DETROIT—U.S. Customs and Border Protection agriculture specialist at the Detroit Wayne County International Airport discovered several tunnels, created by wood boring insects, while conducting inspections of wood packaging materials during the month of January.
CBP agricultural specialists conducting inspections of commodities associated with Wood Packaging Materials (WPM), discovered signs of wood boring insects on thirteen occasions during the month of January in commercial air cargo at Detroit Metro Airport.
Six inspections, occurring between Jan. 20 and Jan. 28, resulted in the interception of eight live wood boring insects. These discoveries resulted in the WPM being refused entry into the country.
"CBP agriculture specialists and CBP officers take their role of protecting our nation's agriculture very seriously," said Robert Larkin, acting port director, Detroit Metro Airport port of entry. "They are a critical part of CBP's mission to protect our nation against all potential threats large or small."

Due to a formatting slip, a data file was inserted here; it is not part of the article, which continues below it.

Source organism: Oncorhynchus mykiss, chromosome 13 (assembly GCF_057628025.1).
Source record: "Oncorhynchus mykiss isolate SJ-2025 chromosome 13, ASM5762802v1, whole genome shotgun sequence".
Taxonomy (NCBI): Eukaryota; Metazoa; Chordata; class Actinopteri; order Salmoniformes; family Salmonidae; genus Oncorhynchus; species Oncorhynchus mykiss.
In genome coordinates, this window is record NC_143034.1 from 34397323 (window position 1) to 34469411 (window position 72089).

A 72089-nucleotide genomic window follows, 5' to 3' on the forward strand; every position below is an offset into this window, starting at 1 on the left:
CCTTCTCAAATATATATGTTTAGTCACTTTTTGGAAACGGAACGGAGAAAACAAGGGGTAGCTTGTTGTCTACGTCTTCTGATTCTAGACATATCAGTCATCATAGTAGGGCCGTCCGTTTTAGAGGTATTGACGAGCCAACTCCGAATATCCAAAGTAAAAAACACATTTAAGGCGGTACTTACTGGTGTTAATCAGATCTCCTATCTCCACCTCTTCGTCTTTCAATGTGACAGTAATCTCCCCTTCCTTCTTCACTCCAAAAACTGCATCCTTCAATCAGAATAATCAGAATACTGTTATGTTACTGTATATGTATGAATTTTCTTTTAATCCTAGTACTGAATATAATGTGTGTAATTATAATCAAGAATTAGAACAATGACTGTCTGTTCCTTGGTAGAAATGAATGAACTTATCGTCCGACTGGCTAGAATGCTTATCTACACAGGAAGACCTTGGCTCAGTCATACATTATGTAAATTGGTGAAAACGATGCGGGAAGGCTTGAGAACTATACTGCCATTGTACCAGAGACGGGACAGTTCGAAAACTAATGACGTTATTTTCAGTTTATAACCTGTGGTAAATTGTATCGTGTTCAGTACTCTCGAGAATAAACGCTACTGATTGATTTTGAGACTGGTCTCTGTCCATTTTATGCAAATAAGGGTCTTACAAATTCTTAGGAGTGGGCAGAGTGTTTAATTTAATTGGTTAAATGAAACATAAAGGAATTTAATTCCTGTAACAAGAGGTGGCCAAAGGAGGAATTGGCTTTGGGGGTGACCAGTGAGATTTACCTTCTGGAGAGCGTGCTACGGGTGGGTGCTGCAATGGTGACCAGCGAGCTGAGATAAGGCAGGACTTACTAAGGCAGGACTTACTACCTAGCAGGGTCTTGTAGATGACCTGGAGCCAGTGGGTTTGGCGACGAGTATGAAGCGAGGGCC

All solid WPM is required to meet International Plant Protection Convention standards in order to be used in international shipping. According to USDA, the WPM should be stamped to show that it has been fumigated or heat treated in order to meet those standards.
The increased movement of wood products in international trade has provided an avenue for forest pests and pathogens to be transported to the U.S. from other countries. This is believed to be how many invasive pests have entered our ecosystem.
Invasive pests, like the Emerald Ash Borer and Asian Longhorned Beetle can have devastating impact on U.S. agricultural products.
U.S. Customs and Border Protection is the unified border agency within the Department of Homeland Security charged with the management, control and protection of our nation's borders at and between the official ports of entry. CBP is charged with keeping terrorists and terrorist weapons out of the country while enforcing hundreds of U.S. laws.